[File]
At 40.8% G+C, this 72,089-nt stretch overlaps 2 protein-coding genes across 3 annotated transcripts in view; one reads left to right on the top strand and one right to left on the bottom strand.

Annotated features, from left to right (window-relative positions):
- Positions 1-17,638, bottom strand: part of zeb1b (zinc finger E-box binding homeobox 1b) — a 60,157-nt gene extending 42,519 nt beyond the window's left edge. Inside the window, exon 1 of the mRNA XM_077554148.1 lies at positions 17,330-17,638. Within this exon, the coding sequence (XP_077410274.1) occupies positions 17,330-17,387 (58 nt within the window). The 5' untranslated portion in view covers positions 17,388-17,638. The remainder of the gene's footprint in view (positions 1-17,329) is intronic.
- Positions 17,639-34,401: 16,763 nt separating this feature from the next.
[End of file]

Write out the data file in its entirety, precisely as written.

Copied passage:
At 40.8% G+C, this 72,089-nt stretch overlaps 2 protein-coding genes across 3 annotated transcripts in view; one reads left to right on the top strand and one right to left on the bottom strand.

Annotated features, from left to right (window-relative positions):
- Positions 1-17,638, bottom strand: part of zeb1b (zinc finger E-box binding homeobox 1b) — a 60,157-nt gene extending 42,519 nt beyond the window's left edge. Inside the window, exon 1 of the mRNA XM_077554148.1 lies at positions 17,330-17,638. Within this exon, the coding sequence (XP_077410274.1) occupies positions 17,330-17,387 (58 nt within the window). The 5' untranslated portion in view covers positions 17,388-17,638. The remainder of the gene's footprint in view (positions 1-17,329) is intronic.
- Positions 17,639-34,401: 16,763 nt separating this feature from the next.